Bay-breasted Warbler - never saw so many spring males.

Male Blackburnian Warblers were vermin. A bottomless pit of  great views.

It was total saturation of male Black-throated Blue Warblers. Saw a few 100 over the trip with many point blank encounters.

Good numbers of these beauts but fewer than Bay Breasts.

So common I almost forgot to take a picture of the Chestnut-sided Warbler.

Mourning Warblers get more attention from Pelee watchers than it does in Newfoundland.

Philadelphia Vireos were pleasantly numerous with up to ten in one day. Its cousin the Warbling Vireo was much more common but it was one of the species I forgot to take a picture of.

Nashville Warblers are one of the dirt common Pelee birds that Newfoundlanders enjoy. 

Rose-breasted Grosbeaks are very numerous and often do not mind posing for pictures.

The ridiculous Scarlet Tanager in its simple colour pattern rivals any tanager from the tropics

Veerys and the Wood Thrush (below) are among those birds Newfoundlanders enjoy far more than the Ontarian birders.

Wood Thrush

Yellow-breasted Chats look better in the shade. Here in the bright afternoon sun the deep mossy greens of the back and brilliant lemon yellows of the underparts are lost.

Great-crested Flycatchers are never abundant but suitably common in migration at Pelee.

No one at Pelee enjoys a good look at a Field Sparrow more than a Newfoundland birder.

Wednesday, 22 May 2019

Euro Oyc on 20 May 2019. # 4 for Newfoundland. Photo Salon

 It is a good day when you get a late evening email reporting an oystercatcher in Newfoundland.  Automatically one thinks Eurasian Oystercatcher, especially in spring when the natural winds are generating an air flow from Iceland.  It was Bruce Bradbury who can be thanked for exposing this record to the world. His sister in law Marilyn Gillingham at Lushes Bight, Long Island on the northeast coast of Newfoundland saw the strange bird and had Bruce B to report it to. According to her Birds of North American book it was an American Oystercatcher. BUT that is the expected ID path when using a North American book.  American Oystercatcher has not been recorded in Newfoundland but there are three previous records for the look-a-like Eurasian Oystercatcher.

I hummed and hawed at the ordeal of the long drive to Lushes Bight for a bird I had already seen twice in Newfoundland and had just seen them by the hundreds in Ireland in  February 2019.  With the Victoria Weekend on our doorstep there was lots of free time available.  I was torn. I wanted to explore the southern Avalon Peninsula for additional vagrants. I knew it had not been well covered during the previous week.  It was the European Golden Plover that I found on Friday morning in a farm field in  the Goulds on the outskirts of St. John's that cemented my mind to stay on the Avalon Pen on Saturday to search for more Icelandic vagrants.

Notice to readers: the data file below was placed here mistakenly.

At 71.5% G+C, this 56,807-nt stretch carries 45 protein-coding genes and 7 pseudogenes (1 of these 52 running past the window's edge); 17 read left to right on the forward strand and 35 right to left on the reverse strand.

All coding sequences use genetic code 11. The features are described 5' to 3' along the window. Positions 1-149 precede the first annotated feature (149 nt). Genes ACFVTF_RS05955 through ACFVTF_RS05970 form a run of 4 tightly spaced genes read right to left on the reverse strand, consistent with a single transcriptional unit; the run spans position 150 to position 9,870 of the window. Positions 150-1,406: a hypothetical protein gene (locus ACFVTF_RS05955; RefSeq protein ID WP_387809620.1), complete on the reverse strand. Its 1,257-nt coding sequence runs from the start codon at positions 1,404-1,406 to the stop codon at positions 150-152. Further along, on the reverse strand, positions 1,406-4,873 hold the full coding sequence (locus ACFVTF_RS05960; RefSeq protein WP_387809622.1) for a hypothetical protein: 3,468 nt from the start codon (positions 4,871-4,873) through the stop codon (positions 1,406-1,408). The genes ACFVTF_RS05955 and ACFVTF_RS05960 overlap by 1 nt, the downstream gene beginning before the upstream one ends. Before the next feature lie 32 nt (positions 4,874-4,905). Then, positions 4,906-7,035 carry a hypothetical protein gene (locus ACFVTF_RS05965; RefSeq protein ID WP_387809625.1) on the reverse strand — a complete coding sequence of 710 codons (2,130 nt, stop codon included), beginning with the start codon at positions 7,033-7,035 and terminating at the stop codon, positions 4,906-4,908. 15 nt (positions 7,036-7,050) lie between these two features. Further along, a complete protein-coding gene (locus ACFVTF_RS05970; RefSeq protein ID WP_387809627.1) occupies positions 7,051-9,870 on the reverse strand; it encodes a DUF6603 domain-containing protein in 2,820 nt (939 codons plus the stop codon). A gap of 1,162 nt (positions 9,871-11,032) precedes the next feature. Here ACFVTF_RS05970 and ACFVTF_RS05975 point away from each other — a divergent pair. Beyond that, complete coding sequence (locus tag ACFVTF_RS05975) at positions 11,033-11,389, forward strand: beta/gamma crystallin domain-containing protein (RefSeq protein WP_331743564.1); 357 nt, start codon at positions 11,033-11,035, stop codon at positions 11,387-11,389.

European Golden Plover 17 May 2019 Goulds, Newfoundland

A serious search of the southern Avalon by Ken Knowles and myself on Saturday turned up zip-all. Such is the way when looking for Icelandic vagrants. Like veins of  gold these are hard to find birds. On Sunday I stayed on a short leash by personal choice near St John's.  The strong NW winds produced a small flight of Leach's Storm-Petrels in Conception Bay. Not sure if the winds had anything to do with a build up of small herring in a cove near Holyrood where 100s of gannet and a humpback whale were performing spectacular feeding techniques right next to the car.  



News of local birders going for the oystercatcher and being successful was becoming overwhelming.  On the Monday of the long weekend Ken Knowles and I headed out for Lushes Bight. The GPS said it was 550 km drive.  We arrived one hour before the the 10:30 ferry crossing. While in line  for the ferry two more cars of St John's birders arrived.

St John's Oyc Hunters riding the ten minute ferry to Long Island. On the left: Karen Mercer , Shawn  Fitzpatrick and Ken Knowles .  On the Right Side: Clyde Thornhill,  Ethel Dempsey,  Alison Mews and Ed Hayden

First off the ferry Ken and I drove the five minutes to Lushes Bight in three minutes almost squealing tires around the sharp bends on the hilly road. It was a picturesque community of less than 30 houses. It had a wharf or two. Some crab boats were tied up to the wharf. There was a lady in a black coat standing on the side of the road. She had a set of tiny binoculars around her neck.  We stopped to talk. She asked if we were birders looking for the oystercatcher. We said yes and she pointed "There".  BINGO.  The Oyc was standing in plain sight on a rock wall.  It was Marilyn Gillingham. It doesn't get easier than that.

This picture alone is good enough to eliminate American Oystercatcher because it shows the blackish back nearly the same colour as the head. On male Eurasian Oystercatcher the back is nearly as black as the head. This one is thought to be a female based on brownish tinge to back and long bill (fide Anthony McGeehan)






The white wedge up the lower back is very different from the dark back of the American Oystercatcher



The huge white wing stripe is much stronger in the primaries then it is on American Oystercatcher.




There were still remnants of the winter pack ice in the area plus icebergs as seen from the ferry. 




There are three previous records of Eurasian Oystercatcher for Newfoundland and Canada.


1) Tors Cove, Avalon Peninsula, 22-25 May 1995,  
2) Eastport, Bonavista Bay, 3 April-2 May 1999,
3) St. John’s, Avalon Peninsula, 5 August 2006 


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AMERICAN OYSTERCATCHER COMPARISON


 American Oystercatcher late October 2016 in New Jersey


The American Oystercatcher is larger than the Eurasian Oystercatcher. The American also has a much browner back and lacks that ever so conspicuous white wedge up the lower back present on Eurasian.  The American Oystercatcher has less white in the primaries.  








d Ken Knowles. Right Side: Clyde,  Ethel Dempsey, Alison Mews and Ed Hayd